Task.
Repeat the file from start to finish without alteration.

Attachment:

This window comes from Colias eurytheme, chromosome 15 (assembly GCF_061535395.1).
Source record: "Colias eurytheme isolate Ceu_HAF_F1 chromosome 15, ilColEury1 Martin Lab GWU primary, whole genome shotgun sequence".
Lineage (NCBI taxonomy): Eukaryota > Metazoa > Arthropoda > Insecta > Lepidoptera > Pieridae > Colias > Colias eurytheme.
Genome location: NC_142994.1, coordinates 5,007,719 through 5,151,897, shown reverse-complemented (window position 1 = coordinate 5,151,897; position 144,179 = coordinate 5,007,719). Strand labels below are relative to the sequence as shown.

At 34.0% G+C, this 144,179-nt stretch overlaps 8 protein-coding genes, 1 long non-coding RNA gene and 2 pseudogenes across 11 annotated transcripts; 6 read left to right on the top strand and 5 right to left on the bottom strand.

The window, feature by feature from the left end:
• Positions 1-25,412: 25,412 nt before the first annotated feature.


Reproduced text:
This window comes from Colias eurytheme, chromosome 15 (assembly GCF_061535395.1).
Source record: "Colias eurytheme isolate Ceu_HAF_F1 chromosome 15, ilColEury1 Martin Lab GWU primary, whole genome shotgun sequence".
Lineage (NCBI taxonomy): Eukaryota > Metazoa > Arthropoda > Insecta > Lepidoptera > Pieridae > Colias > Colias eurytheme.
Genome location: NC_142994.1, coordinates 5,007,719 through 5,151,897, shown reverse-complemented (window position 1 = coordinate 5,151,897; position 144,179 = coordinate 5,007,719). Strand labels below are relative to the sequence as shown.

At 34.0% G+C, this 144,179-nt stretch overlaps 8 protein-coding genes, 1 long non-coding RNA gene and 2 pseudogenes across 11 annotated transcripts; 6 read left to right on the top strand and 5 right to left on the bottom strand.

The window, feature by feature from the left end:
• Positions 1-25,412: 25,412 nt before the first annotated feature.